Updated March 21, 2020 - 4:02 pm
After Gov. Steve Sisolak essentially shut down the state for 30 days starting this week, traffic in Las Vegas has seen a major dip.
With many residents working from home, children off of school for several weeks and Las Vegas Strip shut down, vehicle traffic on Interstate 15 has fallen since Sisolak’s recommendation for people to stay home.
Traffic volume on I-15 at Flamingo was at 328,000 vehicles on March 11, but fell 23 percent to 252,000 vehicles on March 18, according to the Regional Transportation’s Freeway and Arterial System of Transportation, which monitors and controls traffic.
I-15 at Cheyenne saw 144,000 vehicles on March 11, decreasing 14 percent to 124,000 on March 18.
Vehicle traffic on southbound I-15 at Primm saw a 26 percent decrease, going from 35,000 vehicles on March 8 to 26,000 vehicles on March 15, according to FAST data.
The dip in traffic also is affecting ride hailing services, according to data from Nexar, an Israeli startup that RTC has partnered with in the past.
“We believe the drop in traffic volume is related to Gov. Sisolak’s mandate to our community to stay home and only go out for essential trips to help prevent the spread of the coronavirus,” said MJ Maynard, RTC CEO in an email. “In looking at the data, we believe our residents and visitors are staying home since nonessential businesses are closed… as a result, there is less traffic on our roadways.”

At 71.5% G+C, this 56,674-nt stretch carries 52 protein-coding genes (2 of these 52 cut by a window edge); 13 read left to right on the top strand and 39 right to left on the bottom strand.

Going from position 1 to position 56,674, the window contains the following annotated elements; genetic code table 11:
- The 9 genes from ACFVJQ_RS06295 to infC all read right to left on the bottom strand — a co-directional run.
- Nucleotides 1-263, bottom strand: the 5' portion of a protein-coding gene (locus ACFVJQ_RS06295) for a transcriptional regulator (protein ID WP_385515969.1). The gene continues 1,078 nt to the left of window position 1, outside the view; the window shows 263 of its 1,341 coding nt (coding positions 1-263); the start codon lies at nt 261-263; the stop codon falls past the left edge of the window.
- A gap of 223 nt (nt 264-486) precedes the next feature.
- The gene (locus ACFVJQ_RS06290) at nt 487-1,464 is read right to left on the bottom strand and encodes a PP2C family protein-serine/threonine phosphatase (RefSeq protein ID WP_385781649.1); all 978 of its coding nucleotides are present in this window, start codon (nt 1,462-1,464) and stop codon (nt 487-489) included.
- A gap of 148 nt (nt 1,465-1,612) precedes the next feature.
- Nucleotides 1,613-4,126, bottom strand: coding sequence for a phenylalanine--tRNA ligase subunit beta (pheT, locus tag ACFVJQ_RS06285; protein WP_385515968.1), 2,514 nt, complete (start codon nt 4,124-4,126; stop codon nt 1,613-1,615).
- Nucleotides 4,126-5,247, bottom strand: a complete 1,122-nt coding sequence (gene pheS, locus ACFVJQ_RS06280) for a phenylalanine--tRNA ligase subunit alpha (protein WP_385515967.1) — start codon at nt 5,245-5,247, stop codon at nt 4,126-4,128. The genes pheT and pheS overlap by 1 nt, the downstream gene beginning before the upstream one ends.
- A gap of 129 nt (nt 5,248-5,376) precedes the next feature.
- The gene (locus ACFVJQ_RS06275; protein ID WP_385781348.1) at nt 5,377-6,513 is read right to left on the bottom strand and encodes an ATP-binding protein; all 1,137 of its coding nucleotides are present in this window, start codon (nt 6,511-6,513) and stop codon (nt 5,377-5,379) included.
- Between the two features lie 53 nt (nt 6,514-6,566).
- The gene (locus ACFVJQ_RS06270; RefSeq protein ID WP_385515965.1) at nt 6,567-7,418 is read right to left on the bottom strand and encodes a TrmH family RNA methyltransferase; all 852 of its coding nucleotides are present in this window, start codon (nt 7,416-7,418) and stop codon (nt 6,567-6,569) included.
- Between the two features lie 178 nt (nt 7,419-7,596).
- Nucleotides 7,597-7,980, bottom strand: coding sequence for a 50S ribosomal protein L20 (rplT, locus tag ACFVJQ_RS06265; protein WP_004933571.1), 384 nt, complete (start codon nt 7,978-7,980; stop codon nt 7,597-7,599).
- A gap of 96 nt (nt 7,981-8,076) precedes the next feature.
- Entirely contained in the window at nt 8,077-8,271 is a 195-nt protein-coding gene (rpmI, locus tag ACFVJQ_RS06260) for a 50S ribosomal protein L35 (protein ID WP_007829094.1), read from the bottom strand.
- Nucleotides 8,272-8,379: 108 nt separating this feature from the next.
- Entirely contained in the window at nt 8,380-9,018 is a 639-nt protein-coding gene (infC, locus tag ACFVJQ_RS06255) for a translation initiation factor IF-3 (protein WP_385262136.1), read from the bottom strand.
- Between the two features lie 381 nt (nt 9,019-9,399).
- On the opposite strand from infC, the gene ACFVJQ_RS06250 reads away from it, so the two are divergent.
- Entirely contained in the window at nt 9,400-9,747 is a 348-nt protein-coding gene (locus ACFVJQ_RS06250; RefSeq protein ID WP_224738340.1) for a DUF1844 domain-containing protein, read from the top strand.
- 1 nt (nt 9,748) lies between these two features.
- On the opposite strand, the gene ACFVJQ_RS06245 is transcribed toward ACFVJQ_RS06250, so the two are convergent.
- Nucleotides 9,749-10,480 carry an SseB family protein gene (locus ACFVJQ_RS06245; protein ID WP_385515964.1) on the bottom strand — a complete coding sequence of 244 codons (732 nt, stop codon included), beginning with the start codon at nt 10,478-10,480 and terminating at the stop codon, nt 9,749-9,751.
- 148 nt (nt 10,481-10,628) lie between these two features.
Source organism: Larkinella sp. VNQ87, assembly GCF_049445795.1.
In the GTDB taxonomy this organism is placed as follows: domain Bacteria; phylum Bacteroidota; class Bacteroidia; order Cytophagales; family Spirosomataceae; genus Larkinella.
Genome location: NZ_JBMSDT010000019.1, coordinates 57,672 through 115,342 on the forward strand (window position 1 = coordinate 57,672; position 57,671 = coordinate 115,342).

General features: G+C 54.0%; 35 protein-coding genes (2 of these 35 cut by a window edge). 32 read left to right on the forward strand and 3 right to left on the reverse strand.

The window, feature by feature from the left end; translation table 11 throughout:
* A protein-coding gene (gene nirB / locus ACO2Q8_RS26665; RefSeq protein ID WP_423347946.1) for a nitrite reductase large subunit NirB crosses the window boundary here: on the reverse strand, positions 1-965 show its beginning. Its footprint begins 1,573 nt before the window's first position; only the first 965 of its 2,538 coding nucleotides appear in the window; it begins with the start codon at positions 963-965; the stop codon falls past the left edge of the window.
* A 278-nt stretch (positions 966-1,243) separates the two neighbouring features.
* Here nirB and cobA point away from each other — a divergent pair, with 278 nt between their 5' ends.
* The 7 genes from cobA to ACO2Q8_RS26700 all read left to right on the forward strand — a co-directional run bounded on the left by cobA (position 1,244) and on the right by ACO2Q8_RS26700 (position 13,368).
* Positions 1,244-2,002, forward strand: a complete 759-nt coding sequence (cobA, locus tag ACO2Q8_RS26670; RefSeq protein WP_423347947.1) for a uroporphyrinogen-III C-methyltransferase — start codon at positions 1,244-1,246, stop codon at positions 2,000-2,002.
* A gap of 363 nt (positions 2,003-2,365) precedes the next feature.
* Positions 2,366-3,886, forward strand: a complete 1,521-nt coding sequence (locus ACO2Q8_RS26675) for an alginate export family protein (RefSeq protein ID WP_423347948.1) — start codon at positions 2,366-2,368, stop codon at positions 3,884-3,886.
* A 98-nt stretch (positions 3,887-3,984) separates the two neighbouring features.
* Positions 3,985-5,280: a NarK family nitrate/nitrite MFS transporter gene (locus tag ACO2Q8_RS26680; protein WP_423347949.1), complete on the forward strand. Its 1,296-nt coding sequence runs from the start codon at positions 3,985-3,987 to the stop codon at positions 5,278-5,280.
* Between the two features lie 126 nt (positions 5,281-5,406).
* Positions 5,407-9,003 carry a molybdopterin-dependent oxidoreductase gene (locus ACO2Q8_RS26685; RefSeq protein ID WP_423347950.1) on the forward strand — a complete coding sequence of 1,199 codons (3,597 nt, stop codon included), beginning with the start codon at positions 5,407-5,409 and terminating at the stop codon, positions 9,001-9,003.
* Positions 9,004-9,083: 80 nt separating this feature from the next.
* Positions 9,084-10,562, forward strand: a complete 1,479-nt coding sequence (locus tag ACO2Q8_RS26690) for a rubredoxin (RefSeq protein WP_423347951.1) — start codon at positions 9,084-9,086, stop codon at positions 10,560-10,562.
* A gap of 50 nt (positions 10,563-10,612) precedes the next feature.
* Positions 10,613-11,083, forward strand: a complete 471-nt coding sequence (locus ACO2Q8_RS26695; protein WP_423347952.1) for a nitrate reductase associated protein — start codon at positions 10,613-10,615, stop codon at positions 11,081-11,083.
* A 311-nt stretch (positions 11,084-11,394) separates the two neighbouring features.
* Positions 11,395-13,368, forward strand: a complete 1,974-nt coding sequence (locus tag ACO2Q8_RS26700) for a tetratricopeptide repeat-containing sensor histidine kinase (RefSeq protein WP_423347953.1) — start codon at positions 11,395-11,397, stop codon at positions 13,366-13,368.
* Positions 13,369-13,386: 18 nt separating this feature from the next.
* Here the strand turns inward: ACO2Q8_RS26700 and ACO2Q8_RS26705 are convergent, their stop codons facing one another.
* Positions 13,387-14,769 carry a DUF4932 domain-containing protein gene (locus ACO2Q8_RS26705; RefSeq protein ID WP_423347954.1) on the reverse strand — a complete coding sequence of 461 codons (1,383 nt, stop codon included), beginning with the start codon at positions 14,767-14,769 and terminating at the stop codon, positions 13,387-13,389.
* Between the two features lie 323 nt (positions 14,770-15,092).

Nexar has been tracking the impact of the novel coronavirus on ride hailing activity in Las Vegas and those numbers are similar to what has been seen on I-15.
“Activity has been declining every day since March 13,” a Nexar statement said. “This is an unprecedented drop in mileage on Nexar’s network in Las Vegas.”
On March 17, drivers averaged 37 miles per driver, down 18 percent from 45 miles per driver on a typical Tuesday, Nexar’s data showed.
On March 18, the trend had worsened, with drivers traveling 33 miles per driver on average, down 26 percent from 45 miles per driver on a typical Wednesday.
These metrics are from 1,500 mostly ride hail drivers on the Nexar network in the Las Vegas valley.
“This demonstrates our community’s commitment to come together and #StayHomeforNevada,” Maynard said.